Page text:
Well, that baby is “pooped” and so am I…until tomorrow. Dreams are sweet in Raptor Reverie!


And then there were THREE!

Welcome to our world Baby #3!!

We now have THREE babies! It’s hard to believe that three days ago, because the alotted hatching time had almost elapsed, I was convinced there would be no hatchlings. Today marks a pretty major event. Since all three eggs hatched, we have exact-day-counts for how long they were in the egg. Every baby was overdue. During the brooding time we had really nasty weather and the parents were buried in snow on the nest a number of times.  It was smart of the three eyeas (nestling hawks) to wait!

Red-Tailed Hawks take 28-35 days to hatch. In 2009 2 eggs were laid. By day 37, for the 2nd egg, the parents abandoned the nest.
2011 Baby #1 was laid Tuesday April 19th and it hatched Thursday May 26 on day 38
2011 Baby #2 was laid Wednesday April 20th and it hatched Friday May 27 on day 38
2011 Baby #3 was laid Friday April 22nd (Earth Day!) and it hatched Saturday May 28th on day 36.

There is a nest at NY University, NY, NY that on day 35 experts announced there would be no hatchlings. On day 37 a baby hawk hatched. It made big news being a Miracle! Pretty cool day 38 bore life here! (Hardy stock in the Rocky Mountains!) Here is the link to the NY University Hawk Cam http://cityroom.blogs.nytimes.com/category/hawk-cam-live-from-the-nest/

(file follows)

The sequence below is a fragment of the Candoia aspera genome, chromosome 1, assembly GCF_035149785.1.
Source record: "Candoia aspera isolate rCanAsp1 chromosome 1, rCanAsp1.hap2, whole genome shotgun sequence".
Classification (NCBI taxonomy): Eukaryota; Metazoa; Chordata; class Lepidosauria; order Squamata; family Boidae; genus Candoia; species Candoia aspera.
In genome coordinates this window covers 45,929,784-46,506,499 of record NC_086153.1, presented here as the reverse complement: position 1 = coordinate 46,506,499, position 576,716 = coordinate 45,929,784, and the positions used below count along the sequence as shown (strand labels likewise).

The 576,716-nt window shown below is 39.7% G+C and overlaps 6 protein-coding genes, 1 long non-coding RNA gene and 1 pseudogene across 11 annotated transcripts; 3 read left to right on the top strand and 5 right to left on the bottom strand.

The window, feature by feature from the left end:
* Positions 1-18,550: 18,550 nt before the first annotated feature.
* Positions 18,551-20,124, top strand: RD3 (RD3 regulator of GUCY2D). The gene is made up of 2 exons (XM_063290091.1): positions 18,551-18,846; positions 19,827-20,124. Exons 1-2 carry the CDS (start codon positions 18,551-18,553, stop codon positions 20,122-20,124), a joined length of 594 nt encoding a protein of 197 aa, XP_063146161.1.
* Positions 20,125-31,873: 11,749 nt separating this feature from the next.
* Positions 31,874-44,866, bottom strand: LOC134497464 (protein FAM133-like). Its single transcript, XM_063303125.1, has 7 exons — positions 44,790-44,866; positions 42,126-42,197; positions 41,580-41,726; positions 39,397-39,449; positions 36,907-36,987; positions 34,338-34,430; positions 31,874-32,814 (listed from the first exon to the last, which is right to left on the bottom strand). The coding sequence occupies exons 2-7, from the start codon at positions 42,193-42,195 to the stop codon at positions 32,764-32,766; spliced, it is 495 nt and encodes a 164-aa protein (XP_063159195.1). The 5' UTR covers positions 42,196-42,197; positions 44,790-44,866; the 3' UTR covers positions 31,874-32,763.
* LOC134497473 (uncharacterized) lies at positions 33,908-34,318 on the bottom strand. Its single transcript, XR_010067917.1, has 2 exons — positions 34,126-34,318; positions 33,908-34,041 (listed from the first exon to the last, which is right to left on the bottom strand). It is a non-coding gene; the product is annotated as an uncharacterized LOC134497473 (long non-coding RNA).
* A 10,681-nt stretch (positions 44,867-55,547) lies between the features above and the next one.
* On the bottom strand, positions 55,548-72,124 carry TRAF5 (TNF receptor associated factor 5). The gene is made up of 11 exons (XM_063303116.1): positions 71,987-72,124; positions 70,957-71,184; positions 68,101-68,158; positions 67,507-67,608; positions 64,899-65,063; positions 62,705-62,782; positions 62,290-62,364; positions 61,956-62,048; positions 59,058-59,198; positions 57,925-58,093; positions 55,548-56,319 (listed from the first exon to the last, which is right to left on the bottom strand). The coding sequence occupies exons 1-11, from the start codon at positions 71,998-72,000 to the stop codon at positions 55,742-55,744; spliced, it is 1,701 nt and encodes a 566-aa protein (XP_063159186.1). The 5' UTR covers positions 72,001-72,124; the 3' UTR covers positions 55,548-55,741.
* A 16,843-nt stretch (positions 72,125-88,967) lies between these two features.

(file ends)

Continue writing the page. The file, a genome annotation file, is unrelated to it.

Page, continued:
Our Baby #3 took forever to get out of the egg. He started pecking yesterday. I first saw his little head at about 9:15 AM. Watch the following video closely. Just to the right of the Mamma’s leg you will see that his bottom half is still in the egg.

Our poor little guy has had a rough go of it.  No wonder he was stalling coming out into the real world…it seems to be an absolute battle zone.  Never before have I witnessed hawk babies behaving so violently toward each other in the nest.  He finally shed his shell around 11 AM.  Mamma Bird made quick work of moving it out of the nursery and nibbled on it for extra calcium.

Picking up after her newest addition

The upswing is, Baby #2 is holding his own with Baby #1 (the bully).  I think it’s only a matter of time before serious paybacks ensue.  I have not seen blood drawn yet.  That’s another plus! I would encourage you to hold an open heart toward “the bully”, as afterall, he is just being a raptor!

Pappa Bird was very busy today keeping a full supply of food in the nest.  A medium size rabbit was front and center on the nest for all the world to see. ( A little unsettling for me because at some point the face was turned toward the camera and its little red eye and nose were pointed toward the camera.) Later a large squirrel was the main attraction.  Raptor reality can get quite gruesome: